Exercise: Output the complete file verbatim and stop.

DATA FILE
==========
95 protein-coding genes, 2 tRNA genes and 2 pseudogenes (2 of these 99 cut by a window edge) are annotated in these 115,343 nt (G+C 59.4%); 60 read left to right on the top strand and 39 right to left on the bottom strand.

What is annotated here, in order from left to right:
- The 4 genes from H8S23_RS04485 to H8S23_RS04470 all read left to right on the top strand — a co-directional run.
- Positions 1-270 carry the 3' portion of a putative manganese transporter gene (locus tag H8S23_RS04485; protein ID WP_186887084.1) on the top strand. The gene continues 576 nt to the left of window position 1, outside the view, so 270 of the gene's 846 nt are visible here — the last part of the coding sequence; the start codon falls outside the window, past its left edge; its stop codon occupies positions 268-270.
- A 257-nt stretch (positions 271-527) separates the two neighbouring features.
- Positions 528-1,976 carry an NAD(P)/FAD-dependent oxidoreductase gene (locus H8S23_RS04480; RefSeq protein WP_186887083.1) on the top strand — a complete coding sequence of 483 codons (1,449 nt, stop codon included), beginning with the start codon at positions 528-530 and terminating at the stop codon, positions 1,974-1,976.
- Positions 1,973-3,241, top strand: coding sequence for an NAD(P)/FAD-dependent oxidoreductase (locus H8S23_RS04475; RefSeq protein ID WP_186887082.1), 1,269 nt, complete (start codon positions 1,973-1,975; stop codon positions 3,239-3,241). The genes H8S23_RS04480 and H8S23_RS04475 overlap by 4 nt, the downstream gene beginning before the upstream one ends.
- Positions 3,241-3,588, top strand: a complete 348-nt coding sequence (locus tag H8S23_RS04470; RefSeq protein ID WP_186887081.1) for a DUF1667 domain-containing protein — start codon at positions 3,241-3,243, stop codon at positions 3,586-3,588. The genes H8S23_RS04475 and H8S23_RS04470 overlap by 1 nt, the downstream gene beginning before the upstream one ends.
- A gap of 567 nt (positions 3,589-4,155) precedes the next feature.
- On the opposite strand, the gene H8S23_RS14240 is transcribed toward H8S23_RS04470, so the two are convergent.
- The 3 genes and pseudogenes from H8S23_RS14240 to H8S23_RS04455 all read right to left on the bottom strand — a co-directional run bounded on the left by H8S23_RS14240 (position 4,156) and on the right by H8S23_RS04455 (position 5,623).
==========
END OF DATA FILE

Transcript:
95 protein-coding genes, 2 tRNA genes and 2 pseudogenes (2 of these 99 cut by a window edge) are annotated in these 115,343 nt (G+C 59.4%); 60 read left to right on the top strand and 39 right to left on the bottom strand.

What is annotated here, in order from left to right:
- The 4 genes from H8S23_RS04485 to H8S23_RS04470 all read left to right on the top strand — a co-directional run.
- Positions 1-270 carry the 3' portion of a putative manganese transporter gene (locus tag H8S23_RS04485; protein ID WP_186887084.1) on the top strand. The gene continues 576 nt to the left of window position 1, outside the view, so 270 of the gene's 846 nt are visible here — the last part of the coding sequence; the start codon falls outside the window, past its left edge; its stop codon occupies positions 268-270.
- A 257-nt stretch (positions 271-527) separates the two neighbouring features.
- Positions 528-1,976 carry an NAD(P)/FAD-dependent oxidoreductase gene (locus H8S23_RS04480; RefSeq protein WP_186887083.1) on the top strand — a complete coding sequence of 483 codons (1,449 nt, stop codon included), beginning with the start codon at positions 528-530 and terminating at the stop codon, positions 1,974-1,976.
- Positions 1,973-3,241, top strand: coding sequence for an NAD(P)/FAD-dependent oxidoreductase (locus H8S23_RS04475; RefSeq protein ID WP_186887082.1), 1,269 nt, complete (start codon positions 1,973-1,975; stop codon positions 3,239-3,241). The genes H8S23_RS04480 and H8S23_RS04475 overlap by 4 nt, the downstream gene beginning before the upstream one ends.
- Positions 3,241-3,588, top strand: a complete 348-nt coding sequence (locus tag H8S23_RS04470; RefSeq protein ID WP_186887081.1) for a DUF1667 domain-containing protein — start codon at positions 3,241-3,243, stop codon at positions 3,586-3,588. The genes H8S23_RS04475 and H8S23_RS04470 overlap by 1 nt, the downstream gene beginning before the upstream one ends.
- A gap of 567 nt (positions 3,589-4,155) precedes the next feature.
- On the opposite strand, the gene H8S23_RS14240 is transcribed toward H8S23_RS04470, so the two are convergent.
- The 3 genes and pseudogenes from H8S23_RS14240 to H8S23_RS04455 all read right to left on the bottom strand — a co-directional run bounded on the left by H8S23_RS14240 (position 4,156) and on the right by H8S23_RS04455 (position 5,623).